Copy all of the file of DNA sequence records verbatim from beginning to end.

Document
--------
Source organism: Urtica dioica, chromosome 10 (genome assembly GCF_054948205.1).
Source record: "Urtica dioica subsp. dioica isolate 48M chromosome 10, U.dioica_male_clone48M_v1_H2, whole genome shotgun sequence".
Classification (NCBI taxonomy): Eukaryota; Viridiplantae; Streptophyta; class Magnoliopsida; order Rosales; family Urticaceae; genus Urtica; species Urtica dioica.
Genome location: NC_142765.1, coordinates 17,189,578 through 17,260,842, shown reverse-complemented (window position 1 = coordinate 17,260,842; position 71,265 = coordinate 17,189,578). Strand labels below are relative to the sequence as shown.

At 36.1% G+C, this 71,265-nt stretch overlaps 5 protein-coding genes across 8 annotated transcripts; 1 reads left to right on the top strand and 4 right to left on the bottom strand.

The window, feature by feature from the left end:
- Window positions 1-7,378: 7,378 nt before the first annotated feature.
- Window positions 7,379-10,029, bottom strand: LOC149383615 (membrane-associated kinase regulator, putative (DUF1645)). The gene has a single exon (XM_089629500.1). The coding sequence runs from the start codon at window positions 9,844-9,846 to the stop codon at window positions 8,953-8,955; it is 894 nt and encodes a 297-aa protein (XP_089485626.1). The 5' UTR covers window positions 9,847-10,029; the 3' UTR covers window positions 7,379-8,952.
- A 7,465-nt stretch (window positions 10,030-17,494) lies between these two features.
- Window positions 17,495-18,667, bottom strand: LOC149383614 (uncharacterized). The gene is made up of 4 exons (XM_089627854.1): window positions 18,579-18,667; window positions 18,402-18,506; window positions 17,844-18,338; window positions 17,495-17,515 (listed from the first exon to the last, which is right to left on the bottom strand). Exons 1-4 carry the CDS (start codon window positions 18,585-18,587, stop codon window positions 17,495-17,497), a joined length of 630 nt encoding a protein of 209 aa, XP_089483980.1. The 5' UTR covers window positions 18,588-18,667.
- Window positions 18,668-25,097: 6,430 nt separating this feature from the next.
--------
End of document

Source organism: Urtica dioica, chromosome 10 (genome assembly GCF_054948205.1).
Source record: "Urtica dioica subsp. dioica isolate 48M chromosome 10, U.dioica_male_clone48M_v1_H2, whole genome shotgun sequence".
Classification (NCBI taxonomy): Eukaryota; Viridiplantae; Streptophyta; class Magnoliopsida; order Rosales; family Urticaceae; genus Urtica; species Urtica dioica.
Genome location: NC_142765.1, coordinates 17,189,578 through 17,260,842, shown reverse-complemented (window position 1 = coordinate 17,260,842; position 71,265 = coordinate 17,189,578). Strand labels below are relative to the sequence as shown.

At 36.1% G+C, this 71,265-nt stretch overlaps 5 protein-coding genes across 8 annotated transcripts; 1 reads left to right on the top strand and 4 right to left on the bottom strand.

The window, feature by feature from the left end:
- Window positions 1-7,378: 7,378 nt before the first annotated feature.
- Window positions 7,379-10,029, bottom strand: LOC149383615 (membrane-associated kinase regulator, putative (DUF1645)). The gene has a single exon (XM_089629500.1). The coding sequence runs from the start codon at window positions 9,844-9,846 to the stop codon at window positions 8,953-8,955; it is 894 nt and encodes a 297-aa protein (XP_089485626.1). The 5' UTR covers window positions 9,847-10,029; the 3' UTR covers window positions 7,379-8,952.
- A 7,465-nt stretch (window positions 10,030-17,494) lies between these two features.
- Window positions 17,495-18,667, bottom strand: LOC149383614 (uncharacterized). The gene is made up of 4 exons (XM_089627854.1): window positions 18,579-18,667; window positions 18,402-18,506; window positions 17,844-18,338; window positions 17,495-17,515 (listed from the first exon to the last, which is right to left on the bottom strand). Exons 1-4 carry the CDS (start codon window positions 18,585-18,587, stop codon window positions 17,495-17,497), a joined length of 630 nt encoding a protein of 209 aa, XP_089483980.1. The 5' UTR covers window positions 18,588-18,667.
- Window positions 18,668-25,097: 6,430 nt separating this feature from the next.